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This is the third article in a series of blogs intended to educate users new to flow wrapping as well as to help experienced users looking for a quick reference. It explains the basic calculations used to determine film dimensions to flow wrap a specific product.  (Read the other articles in this series Principle of Operation of a Horizontal Flow Wrapper and Sealing Fundamentals of Horizontal Flow Wrapping)

Cut-off Length (package length)
First of all it is important to determine the correct cut-off length. This is especially critical for registered film that incorporates graphics that need to be centred on each package. The diagram and formula below explain how to calculate this distance.

Cut-off length

Cut-off Length = Product Height divided by 0.86603 + Total Crimper Width + Total Product Length

 

Web Width
Secondly, you must determine the film web width.  Again, one the key inputs for this calculation is the product dimensions. For products with more variable dimensions, such as bakery products, the film width must be increased to allow for bigger variations. This however, creates looser packs with wider finseal areas.

product dimensions

Web Width = 2 x (Product Width + Product Height + Fin Seal Roller Height + 5mm)

The 5mm (o.2″) can be explained by the distance (including the height and thickness of the deckplates) from the product to the fin seal rollers and some extra film to assure good tracking in the fin seal rollers.  Common fin seal roller heights are 6, 9 and 15 mm.  Together with the 5mm of film for tracking purposes, this results in finseal widths of 11, 14 and 20 mm respectively.

Use the formulas mentioned in this blog for a starting point only. Testing on your machine with actual product and film is necessary to determine film sizing and cut off.

More explanation on the basic calculations used to determine the film dimensions and flow wrapper configuration can be found in Bosch’s Guide to Flow Wrapping. Feel free to download it under the “Links and Downloads” section on the Pack 101 flow wrapper webpage on the Bosch Packaging website. This guide contains other sections to assist users in initially setting up their wrapper, changing over to new products, or solving problems common in flow wrapper operation.

Bosch at Expo Pack 2013

The Bosch booth at Expo Pack, Mexico in 2013.

Visit Bosch at Expo Pack in Mexico City, June 17-20 at booth #1716 in the PMMI pavilion.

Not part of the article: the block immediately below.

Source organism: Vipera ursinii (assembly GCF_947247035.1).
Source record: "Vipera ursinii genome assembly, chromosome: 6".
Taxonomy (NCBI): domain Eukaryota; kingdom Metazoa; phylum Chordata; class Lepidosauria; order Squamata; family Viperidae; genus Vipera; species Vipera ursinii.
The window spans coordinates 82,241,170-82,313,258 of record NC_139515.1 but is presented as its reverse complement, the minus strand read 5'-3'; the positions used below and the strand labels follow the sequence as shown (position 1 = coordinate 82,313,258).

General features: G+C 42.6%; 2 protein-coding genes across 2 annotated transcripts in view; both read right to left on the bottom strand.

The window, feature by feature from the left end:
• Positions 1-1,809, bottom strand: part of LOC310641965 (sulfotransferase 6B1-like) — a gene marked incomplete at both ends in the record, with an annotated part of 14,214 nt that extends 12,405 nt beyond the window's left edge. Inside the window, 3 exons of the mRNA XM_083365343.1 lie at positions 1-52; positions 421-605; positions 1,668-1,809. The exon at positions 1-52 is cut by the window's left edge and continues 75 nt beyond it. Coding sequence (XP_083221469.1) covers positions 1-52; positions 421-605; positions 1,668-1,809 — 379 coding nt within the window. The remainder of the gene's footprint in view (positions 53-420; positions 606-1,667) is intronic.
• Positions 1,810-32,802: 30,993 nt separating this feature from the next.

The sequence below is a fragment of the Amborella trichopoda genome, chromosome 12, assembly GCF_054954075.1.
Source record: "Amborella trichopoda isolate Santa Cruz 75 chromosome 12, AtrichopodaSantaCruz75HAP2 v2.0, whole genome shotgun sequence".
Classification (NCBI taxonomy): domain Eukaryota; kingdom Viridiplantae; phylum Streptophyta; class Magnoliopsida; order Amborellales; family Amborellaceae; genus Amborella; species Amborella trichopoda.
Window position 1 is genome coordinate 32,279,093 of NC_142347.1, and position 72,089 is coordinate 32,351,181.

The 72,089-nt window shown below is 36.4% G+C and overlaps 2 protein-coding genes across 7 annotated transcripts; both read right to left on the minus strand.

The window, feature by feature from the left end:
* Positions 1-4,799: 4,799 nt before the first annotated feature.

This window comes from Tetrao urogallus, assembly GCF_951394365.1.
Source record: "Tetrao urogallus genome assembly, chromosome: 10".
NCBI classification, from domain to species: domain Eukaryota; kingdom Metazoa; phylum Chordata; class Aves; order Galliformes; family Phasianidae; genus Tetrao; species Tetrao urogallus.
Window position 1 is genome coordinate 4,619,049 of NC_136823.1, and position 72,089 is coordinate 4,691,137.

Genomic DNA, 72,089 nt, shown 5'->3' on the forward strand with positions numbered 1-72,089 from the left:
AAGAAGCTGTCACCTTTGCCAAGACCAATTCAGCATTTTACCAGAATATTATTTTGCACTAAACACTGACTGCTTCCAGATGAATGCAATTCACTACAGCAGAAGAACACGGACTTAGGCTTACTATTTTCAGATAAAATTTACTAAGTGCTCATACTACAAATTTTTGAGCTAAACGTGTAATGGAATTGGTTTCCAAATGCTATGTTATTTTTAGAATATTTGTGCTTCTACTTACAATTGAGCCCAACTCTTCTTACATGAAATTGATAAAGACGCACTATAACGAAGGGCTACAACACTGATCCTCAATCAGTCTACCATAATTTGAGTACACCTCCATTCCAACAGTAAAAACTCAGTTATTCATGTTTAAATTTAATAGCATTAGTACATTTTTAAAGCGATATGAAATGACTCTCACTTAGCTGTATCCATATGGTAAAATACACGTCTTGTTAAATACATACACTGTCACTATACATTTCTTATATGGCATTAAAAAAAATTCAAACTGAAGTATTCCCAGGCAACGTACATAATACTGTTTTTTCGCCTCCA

Bosch will showcase two new entry-level solutions at Expo Pack for small to midsized businesses looking to automate their packaging. The first, is the new Pack 101 horizontal flow wrapper.  It is ideal for this segment because it packages the widest product size range currently available on wrappers of comparable price points. The machine features a low-maintenance, all-servo-motor design that has the flexibility to facilitate quick and easy setup and changeovers, while reducing product and film waste during operation.

The second new entry-level solution on display at the show is the SVI 2600, a vertical form, fill and seal (VFFS) machine designed for growing confectionery, snack, grains, and other manufacturers. Reliable, high efficiency operation is guaranteed with a number of the same Bosch technologies found on higher-end baggers, such as servo-driven cross-sealing units, vacuum-film belts, and Beckhoff/Rexroth controls. The intermittent motion bagger can produce pillow, gusseted and block bottom bags at rates of up to 120 bags per minute and is available with options such as hole punch and gas flushing.

In addition, Bosch will display a Doboy B-550M medical pouch sealer with an integrated InteliJet TS thermal ink jet printer.  Designed to meet the medical packaging industry validation requirements for sanitary and sterile applications, the Doboy B-550M medical sealer regulates and displays temperature, pressure, and speed. The result is a secure, hermetic seal essential for medical pouches and other sanitary packaging. With all Bosch medical heat sealers, support is provided for qualification and validation.